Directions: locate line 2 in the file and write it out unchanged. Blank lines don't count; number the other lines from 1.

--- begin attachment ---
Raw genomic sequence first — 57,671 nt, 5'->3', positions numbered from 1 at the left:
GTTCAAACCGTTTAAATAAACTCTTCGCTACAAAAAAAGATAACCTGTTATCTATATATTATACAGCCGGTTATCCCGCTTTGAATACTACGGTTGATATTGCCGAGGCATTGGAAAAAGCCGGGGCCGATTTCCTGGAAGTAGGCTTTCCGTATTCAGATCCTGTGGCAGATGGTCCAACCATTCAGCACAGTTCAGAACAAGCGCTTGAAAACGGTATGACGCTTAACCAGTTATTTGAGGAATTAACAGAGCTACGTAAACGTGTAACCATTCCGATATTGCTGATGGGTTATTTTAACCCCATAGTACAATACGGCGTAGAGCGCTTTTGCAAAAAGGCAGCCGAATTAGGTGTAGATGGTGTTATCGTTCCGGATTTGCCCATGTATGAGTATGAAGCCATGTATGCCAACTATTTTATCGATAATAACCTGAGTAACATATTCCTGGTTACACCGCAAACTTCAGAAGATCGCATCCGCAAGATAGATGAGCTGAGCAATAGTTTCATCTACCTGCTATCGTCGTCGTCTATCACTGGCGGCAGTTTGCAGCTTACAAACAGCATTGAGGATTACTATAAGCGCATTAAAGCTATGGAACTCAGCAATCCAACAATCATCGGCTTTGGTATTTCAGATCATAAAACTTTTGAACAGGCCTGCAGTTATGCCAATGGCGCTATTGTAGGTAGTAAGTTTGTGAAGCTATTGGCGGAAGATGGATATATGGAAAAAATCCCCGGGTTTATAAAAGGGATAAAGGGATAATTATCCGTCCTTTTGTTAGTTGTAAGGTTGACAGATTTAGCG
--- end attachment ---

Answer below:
GTTCAAACCGTTTAAATAAACTCTTCGCTACAAAAAAAGATAACCTGTTATCTATATATTATACAGCCGGTTATCCCGCTTTGAATACTACGGTTGATATTGCCGAGGCATTGGAAAAAGCCGGGGCCGATTTCCTGGAAGTAGGCTTTCCGTATTCAGATCCTGTGGCAGATGGTCCAACCATTCAGCACAGTTCAGAACAAGCGCTTGAAAACGGTATGACGCTTAACCAGTTATTTGAGGAATTAACAGAGCTACGTAAACGTGTAACCATTCCGATATTGCTGATGGGTTATTTTAACCCCATAGTACAATACGGCGTAGAGCGCTTTTGCAAAAAGGCAGCCGAATTAGGTGTAGATGGTGTTATCGTTCCGGATTTGCCCATGTATGAGTATGAAGCCATGTATGCCAACTATTTTATCGATAATAACCTGAGTAACATATTCCTGGTTACACCGCAAACTTCAGAAGATCGCATCCGCAAGATAGATGAGCTGAGCAATAGTTTCATCTACCTGCTATCGTCGTCGTCTATCACTGGCGGCAGTTTGCAGCTTACAAACAGCATTGAGGATTACTATAAGCGCATTAAAGCTATGGAACTCAGCAATCCAACAATCATCGGCTTTGGTATTTCAGATCATAAAACTTTTGAACAGGCCTGCAGTTATGCCAATGGCGCTATTGTAGGTAGTAAGTTTGTGAAGCTATTGGCGGAAGATGGATATATGGAAAAAATCCCCGGGTTTATAAAAGGGATAAAGGGATAATTATCCGTCCTTTTGTTAGTTGTAAGGTTGACAGATTTAGCG